Mothers suffering from postpartum depression after a high-risk pregnancy would turn to online interventions if available anonymously and from professional healthcare providers, according to researchers from Case Western Reserve University's Frances Payne Bolton School of Nursing and College of Arts and Sciences.
Postpartum depression, a moderate to severe depression that can occur after a woman has given birth, affects about 7 to 15 percent of new mothers. The effects can be felt soon after delivery to as long as a year later.
The Case Western Reserve study, which recruited survey participants from four popular information sites for new mothers, found that many women don't seek counseling because of the time constraints of caring for a new-born and the stigma attached to depression.
"Mothers cannot always find a sitter and then spend time driving to and from counseling," said Judith Maloni, PhD, RN, FAAN, the lead investigator and professor of nursing. "An online intervention is available when the moms have time."
Co-investigator Amy Przeworski, PhD, assistant professor of psychology in the university's College of Arts and Sciences, reported that the respondents would welcome a resource that was anonymous and offered professional advice that didn't require medications.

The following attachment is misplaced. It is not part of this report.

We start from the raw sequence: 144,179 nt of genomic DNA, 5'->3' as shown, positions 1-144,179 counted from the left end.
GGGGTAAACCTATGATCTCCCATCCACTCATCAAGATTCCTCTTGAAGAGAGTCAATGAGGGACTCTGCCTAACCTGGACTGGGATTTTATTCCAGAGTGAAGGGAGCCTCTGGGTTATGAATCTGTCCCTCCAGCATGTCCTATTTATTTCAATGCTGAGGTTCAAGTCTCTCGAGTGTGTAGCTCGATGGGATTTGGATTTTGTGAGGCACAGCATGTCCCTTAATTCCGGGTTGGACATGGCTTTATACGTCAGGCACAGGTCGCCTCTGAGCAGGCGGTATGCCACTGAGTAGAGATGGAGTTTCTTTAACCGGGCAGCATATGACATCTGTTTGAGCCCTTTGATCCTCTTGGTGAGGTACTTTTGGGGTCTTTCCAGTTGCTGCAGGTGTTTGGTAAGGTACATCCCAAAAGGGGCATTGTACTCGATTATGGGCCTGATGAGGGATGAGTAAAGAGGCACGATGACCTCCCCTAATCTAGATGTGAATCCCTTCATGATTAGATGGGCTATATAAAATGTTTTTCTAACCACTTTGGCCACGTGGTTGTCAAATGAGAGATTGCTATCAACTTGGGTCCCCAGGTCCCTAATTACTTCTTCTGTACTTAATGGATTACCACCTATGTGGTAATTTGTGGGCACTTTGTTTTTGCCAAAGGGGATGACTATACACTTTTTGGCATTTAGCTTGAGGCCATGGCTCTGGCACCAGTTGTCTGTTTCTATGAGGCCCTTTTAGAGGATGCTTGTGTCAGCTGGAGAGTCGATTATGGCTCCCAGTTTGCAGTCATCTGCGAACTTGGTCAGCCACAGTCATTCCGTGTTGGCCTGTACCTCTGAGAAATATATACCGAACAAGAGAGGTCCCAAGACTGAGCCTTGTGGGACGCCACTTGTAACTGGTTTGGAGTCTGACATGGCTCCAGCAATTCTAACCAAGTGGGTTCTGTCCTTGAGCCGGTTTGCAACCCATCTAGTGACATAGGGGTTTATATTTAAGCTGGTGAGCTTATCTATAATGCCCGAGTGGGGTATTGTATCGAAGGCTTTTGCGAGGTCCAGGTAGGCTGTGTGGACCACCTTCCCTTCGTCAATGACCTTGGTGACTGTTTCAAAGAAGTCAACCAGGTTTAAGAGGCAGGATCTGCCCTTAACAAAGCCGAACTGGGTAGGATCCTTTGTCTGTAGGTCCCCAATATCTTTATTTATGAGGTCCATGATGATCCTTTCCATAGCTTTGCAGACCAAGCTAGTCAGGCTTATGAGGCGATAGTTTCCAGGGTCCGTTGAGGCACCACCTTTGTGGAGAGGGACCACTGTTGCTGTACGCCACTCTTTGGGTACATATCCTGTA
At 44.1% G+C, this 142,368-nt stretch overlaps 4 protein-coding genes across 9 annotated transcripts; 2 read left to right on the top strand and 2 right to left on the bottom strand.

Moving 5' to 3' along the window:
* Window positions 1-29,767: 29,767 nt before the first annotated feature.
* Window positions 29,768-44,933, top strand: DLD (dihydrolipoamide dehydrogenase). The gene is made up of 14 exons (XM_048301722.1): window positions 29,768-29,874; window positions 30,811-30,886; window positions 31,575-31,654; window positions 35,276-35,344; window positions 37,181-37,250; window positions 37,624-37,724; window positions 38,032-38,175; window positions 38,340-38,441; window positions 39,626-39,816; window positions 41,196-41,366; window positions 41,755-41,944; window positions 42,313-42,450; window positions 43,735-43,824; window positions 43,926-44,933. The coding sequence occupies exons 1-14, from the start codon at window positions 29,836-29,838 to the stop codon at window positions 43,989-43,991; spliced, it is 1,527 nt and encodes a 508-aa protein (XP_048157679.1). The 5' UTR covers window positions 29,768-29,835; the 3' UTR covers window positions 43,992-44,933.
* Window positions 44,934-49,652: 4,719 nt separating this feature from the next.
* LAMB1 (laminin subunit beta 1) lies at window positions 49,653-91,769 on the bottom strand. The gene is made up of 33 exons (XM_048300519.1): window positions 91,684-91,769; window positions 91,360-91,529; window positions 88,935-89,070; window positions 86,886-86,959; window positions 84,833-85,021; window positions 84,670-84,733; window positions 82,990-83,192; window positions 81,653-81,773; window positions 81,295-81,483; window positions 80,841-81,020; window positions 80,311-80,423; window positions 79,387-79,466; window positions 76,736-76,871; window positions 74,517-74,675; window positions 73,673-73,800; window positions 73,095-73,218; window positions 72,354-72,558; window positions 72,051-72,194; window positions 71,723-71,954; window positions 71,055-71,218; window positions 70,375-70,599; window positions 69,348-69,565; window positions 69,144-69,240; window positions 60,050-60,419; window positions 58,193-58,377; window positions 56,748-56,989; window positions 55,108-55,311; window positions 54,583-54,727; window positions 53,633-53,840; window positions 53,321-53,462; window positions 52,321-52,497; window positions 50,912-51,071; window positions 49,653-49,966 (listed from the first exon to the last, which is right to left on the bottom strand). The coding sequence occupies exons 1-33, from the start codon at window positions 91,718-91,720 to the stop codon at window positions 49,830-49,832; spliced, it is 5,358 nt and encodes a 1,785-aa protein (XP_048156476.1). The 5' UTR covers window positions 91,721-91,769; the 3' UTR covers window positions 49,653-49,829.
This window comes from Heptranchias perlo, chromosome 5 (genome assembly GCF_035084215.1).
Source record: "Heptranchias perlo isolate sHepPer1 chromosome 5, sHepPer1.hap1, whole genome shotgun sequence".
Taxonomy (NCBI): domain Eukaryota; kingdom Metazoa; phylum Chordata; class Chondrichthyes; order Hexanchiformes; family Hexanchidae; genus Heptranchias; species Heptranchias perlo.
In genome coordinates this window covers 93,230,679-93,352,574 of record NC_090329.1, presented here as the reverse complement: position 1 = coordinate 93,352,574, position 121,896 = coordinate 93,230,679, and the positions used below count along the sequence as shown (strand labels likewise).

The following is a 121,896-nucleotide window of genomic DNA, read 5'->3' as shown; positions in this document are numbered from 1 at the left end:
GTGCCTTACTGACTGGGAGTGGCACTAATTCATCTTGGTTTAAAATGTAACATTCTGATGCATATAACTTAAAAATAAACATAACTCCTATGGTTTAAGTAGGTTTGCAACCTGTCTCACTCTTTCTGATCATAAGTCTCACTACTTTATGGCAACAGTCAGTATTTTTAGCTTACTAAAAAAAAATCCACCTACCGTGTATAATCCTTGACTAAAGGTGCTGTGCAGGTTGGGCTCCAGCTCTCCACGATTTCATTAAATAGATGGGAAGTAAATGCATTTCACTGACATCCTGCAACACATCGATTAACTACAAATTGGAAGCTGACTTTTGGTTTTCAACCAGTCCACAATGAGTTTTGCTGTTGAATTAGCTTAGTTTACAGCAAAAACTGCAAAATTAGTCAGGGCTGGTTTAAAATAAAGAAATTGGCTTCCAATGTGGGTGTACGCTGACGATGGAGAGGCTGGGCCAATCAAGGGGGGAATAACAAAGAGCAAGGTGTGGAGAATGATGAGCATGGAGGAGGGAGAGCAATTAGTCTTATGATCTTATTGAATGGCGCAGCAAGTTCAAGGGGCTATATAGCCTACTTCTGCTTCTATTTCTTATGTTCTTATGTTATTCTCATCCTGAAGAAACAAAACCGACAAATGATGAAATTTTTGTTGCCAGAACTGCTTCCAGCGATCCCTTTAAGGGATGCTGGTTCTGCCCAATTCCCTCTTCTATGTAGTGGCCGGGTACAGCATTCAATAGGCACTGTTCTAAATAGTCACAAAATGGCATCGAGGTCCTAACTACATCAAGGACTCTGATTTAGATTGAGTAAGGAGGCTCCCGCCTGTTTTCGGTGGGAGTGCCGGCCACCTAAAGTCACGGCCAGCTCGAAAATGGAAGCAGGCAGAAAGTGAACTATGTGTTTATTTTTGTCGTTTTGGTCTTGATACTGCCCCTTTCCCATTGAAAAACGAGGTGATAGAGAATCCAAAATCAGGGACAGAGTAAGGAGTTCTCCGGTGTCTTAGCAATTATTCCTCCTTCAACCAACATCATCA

Researchers from nursing and psychology focused on 53 mothers who fit the study's criteria: They were hospitalized for complications from their pregnancies and felt depressed the week before the study. Participants represented all geographic regions of the U.S. and were ethically diverse. Their average age was 32, and most where college-educated.
Their findings in the study, "Web recruitment and Internet use and preferences reported by Women with postpartum depression after pregnancy complications," appear in Archives of Psychiatric Nursing.
The study was the first online effort to seek information from new moms, many who suffered silently with postpartum depression but sought help from online sources, said Maloni, who has previously studied postpartum depression in women with normal or complicated pregnancies that required bed rest and some hospitalization.
Respondents said they would welcome a professional resource they could access at any time. They also preferred learning strategies to cope, information about depression and chat rooms or blogging with a health professional.
Although the exact causes of postpartum depression aren't known, Maloni has studied the impact of bed rest on pregnant women and found that those with complications before and during the birth of their babies are at greater risk of slipping into depression after delivery.
As a next step, Maloni said, they are designing a Web site and online interventions to address the need.
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